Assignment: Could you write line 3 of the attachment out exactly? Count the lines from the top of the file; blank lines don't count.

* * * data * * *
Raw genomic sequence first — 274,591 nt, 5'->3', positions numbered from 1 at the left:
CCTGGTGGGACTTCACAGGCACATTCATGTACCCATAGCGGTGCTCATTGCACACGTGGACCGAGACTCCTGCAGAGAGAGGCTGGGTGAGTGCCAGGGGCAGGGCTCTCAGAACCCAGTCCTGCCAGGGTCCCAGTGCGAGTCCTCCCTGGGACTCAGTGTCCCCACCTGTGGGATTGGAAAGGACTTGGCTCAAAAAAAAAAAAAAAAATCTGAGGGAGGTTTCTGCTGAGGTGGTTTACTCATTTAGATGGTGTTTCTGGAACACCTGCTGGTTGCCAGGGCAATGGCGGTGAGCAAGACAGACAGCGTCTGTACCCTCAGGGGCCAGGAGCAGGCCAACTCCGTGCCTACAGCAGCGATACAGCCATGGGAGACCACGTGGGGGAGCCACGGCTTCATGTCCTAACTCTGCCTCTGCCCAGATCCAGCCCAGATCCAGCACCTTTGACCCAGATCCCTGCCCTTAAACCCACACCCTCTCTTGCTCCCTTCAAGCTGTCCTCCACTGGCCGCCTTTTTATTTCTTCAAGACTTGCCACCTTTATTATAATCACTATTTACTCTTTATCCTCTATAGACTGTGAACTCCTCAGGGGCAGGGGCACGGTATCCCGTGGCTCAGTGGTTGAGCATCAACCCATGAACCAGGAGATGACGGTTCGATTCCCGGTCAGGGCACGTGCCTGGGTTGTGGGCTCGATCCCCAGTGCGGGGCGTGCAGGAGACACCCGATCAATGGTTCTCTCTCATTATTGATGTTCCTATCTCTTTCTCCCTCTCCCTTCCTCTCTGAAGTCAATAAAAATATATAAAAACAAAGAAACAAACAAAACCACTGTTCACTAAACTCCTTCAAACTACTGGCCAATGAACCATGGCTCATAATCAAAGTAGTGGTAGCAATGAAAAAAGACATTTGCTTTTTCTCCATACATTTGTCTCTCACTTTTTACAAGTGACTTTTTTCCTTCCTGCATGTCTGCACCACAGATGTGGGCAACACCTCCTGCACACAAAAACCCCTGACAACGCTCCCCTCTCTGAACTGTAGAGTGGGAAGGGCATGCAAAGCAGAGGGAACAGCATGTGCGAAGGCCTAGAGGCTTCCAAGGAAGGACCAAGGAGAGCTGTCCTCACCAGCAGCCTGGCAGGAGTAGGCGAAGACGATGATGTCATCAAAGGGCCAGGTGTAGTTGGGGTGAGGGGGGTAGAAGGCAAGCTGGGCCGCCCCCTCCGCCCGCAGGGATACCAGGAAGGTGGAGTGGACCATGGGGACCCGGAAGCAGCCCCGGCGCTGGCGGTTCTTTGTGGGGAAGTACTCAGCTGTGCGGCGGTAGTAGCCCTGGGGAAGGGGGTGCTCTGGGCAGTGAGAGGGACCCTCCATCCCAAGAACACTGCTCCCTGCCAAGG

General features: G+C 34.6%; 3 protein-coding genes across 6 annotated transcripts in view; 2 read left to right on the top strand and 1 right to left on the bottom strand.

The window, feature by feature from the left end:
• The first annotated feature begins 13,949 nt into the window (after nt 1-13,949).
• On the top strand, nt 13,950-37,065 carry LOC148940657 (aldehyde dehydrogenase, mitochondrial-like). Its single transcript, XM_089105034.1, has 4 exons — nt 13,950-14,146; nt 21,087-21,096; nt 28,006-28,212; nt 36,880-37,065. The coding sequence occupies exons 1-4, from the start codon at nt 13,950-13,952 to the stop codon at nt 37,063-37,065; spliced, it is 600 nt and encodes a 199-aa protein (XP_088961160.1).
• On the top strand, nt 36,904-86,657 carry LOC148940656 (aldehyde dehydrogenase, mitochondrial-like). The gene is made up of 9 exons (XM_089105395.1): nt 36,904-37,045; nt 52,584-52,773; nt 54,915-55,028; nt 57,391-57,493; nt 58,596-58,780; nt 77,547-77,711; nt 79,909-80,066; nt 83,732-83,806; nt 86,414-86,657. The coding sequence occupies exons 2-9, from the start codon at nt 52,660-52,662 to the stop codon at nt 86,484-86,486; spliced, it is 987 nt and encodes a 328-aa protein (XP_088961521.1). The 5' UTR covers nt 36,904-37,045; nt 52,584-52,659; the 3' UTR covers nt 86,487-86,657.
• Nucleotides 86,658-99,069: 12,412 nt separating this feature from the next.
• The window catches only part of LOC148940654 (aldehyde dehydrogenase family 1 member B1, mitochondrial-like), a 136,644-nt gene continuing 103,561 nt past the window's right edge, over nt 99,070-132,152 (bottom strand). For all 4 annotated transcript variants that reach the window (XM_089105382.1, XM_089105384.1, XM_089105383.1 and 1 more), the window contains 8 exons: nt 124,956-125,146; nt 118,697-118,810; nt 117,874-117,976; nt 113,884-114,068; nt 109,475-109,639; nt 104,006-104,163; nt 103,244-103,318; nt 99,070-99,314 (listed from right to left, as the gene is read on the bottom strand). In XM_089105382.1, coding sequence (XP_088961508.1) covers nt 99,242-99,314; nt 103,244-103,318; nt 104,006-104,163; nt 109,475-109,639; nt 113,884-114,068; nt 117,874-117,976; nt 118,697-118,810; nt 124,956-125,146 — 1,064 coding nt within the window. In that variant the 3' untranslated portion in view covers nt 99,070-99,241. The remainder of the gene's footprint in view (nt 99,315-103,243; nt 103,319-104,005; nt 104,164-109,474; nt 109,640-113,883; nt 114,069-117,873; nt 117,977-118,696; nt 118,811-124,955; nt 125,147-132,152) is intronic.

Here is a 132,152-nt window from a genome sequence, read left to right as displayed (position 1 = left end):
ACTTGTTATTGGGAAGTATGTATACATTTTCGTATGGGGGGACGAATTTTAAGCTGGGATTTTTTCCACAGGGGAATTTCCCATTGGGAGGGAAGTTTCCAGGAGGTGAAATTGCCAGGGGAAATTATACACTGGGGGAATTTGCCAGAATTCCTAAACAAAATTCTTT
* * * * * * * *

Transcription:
General features: G+C 34.6%; 3 protein-coding genes across 6 annotated transcripts in view; 2 read left to right on the top strand and 1 right to left on the bottom strand.